When I started baking the bread I got up at 3 in the morning to bake 14 to 16 loaves of bread to sell each day. My village bakery is held in high regard by the village natives. They line up to pay 35 cents for a large loaf and about 20 cents for a smaller loaf. I have named my bakery Praise God Delicious Loaf. The business is so beautifully lucrative and very liable to bring me and my family out of poverty, for I earned 4 to 6 dollars in one week."
And there you have it, in Peter's own words. He needs $250.00 to get the permit, license and inspection upgrades which will enable him to continue his bakery. BTW ~ he has never once asked me for anything. When he told me how they dwelt in a half-built hut, in the rainy season, I was simply moved by the Holy Spirit to help as much as I can. And all this trouble from the authorities came at a time when he has just contracted with the miners to buy 20 loaves of bread each day at .42 cents a loaf. That's $8.40 a day. Neither Peter, nor myself, thought that a license might be required for a small village bakery. But...we were wrong. But there are things that Peter did not mention, such as his wife, Onyeche, is ready to deliver their only living child. We are simply waiting for her water to break, at which time Peter will put her on their donkey, named Ginger, and rush her to the hospital. Might I mention the doctors in Africa seems to be lunatics. They told Onyeche that the baby grows skin in the last two weeks of pregnancy. (and it gets worse from there.) Another thing that Peter did not mention is that he is a Christian Minister and does travel around to far villages to preach the word of God. Again, Ginger is his means of transportation. They are building a Christian church in his village, and only need to finish the roof, put in a door and windows.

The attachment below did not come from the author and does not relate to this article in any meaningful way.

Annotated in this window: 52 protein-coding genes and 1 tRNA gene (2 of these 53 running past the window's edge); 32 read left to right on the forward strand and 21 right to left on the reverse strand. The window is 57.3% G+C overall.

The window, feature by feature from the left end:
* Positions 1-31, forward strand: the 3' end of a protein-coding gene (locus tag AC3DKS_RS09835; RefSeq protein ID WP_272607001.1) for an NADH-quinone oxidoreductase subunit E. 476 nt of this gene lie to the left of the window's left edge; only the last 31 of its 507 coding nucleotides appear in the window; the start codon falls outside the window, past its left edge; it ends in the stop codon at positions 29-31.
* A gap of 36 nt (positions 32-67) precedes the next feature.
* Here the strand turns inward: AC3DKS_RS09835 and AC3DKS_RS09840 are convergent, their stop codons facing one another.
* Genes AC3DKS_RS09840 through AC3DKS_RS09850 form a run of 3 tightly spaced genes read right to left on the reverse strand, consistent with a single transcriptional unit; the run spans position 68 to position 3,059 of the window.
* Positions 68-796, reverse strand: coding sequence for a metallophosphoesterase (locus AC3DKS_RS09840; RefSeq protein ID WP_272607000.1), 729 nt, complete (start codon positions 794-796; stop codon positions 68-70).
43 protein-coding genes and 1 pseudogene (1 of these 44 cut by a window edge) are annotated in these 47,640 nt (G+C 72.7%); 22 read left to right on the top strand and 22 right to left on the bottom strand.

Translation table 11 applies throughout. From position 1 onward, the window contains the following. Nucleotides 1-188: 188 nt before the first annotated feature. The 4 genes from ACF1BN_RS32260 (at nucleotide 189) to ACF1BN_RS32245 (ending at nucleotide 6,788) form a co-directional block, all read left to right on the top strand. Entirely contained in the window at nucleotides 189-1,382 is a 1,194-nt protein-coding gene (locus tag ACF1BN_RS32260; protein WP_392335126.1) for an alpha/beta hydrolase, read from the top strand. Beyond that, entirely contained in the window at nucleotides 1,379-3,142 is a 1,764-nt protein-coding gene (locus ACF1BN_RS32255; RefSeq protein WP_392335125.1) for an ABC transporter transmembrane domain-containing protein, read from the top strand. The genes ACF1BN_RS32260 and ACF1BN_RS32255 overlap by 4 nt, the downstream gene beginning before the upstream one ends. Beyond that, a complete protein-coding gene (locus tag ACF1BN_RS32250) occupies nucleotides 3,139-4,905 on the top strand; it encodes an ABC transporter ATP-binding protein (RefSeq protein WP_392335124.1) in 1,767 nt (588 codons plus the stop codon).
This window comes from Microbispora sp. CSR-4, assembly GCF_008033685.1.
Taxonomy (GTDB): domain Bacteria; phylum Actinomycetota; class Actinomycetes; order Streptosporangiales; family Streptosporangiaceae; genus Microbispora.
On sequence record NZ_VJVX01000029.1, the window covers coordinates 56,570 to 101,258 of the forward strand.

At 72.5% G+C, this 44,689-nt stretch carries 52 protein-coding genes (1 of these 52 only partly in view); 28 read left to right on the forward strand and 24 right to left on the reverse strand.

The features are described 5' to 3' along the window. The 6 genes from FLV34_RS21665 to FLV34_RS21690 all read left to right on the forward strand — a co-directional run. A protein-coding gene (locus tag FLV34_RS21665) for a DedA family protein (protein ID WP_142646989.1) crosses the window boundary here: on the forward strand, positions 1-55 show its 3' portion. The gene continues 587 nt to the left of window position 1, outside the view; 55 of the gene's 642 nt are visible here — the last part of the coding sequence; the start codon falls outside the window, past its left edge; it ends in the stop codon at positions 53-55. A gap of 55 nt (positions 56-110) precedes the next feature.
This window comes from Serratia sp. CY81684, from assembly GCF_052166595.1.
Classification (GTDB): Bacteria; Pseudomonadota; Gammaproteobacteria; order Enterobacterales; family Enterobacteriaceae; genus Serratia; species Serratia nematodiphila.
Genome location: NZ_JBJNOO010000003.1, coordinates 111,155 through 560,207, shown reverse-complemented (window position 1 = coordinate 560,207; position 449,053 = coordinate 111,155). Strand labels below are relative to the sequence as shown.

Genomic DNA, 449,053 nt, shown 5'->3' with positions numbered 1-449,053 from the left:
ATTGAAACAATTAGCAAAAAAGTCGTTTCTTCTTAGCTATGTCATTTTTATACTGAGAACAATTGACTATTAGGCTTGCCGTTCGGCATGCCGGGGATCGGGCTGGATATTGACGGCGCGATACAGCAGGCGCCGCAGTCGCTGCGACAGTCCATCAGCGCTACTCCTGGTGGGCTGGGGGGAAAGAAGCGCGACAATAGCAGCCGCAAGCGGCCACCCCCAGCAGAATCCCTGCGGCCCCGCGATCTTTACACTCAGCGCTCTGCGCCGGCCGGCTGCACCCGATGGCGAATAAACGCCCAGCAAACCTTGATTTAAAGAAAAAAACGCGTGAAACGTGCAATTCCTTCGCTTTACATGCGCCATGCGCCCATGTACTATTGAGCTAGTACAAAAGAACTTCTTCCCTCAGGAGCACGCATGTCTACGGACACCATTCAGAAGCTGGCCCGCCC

This is no scam. Please do not insult them. He is a man of integrity, and he has a wonderful wife. These people are real, and you can see this young man is trying his best to provide for his family. If you have been moved by his story and might desire in some way to be of help, it only cost ten dollars to send up to $150.00 to Nigeria. So if you can only help by sending ten dollars, remember this young man was thrilled to have earned 4 to 6 dollars in a week. Please contact him or myself by soupmail, and either of us will provide the needed information to send a donation if it is in your heart to do so. I tried to load current family photos but was unable too. Also I could not load the pictures of the oven (now two) that he built himself, or the pictures of his finished packaged bread.
But if you are friends with him on Facebook you can use messenger to speak with him and he will send you the photos. If you contact me on messenger, I can also share the photos with you. If you choose to contact t him through Soupmail, please be patient in waiting for a response, there are electricity issues, and difficulty using links on the website. But he WILL get back to you, so please be patient.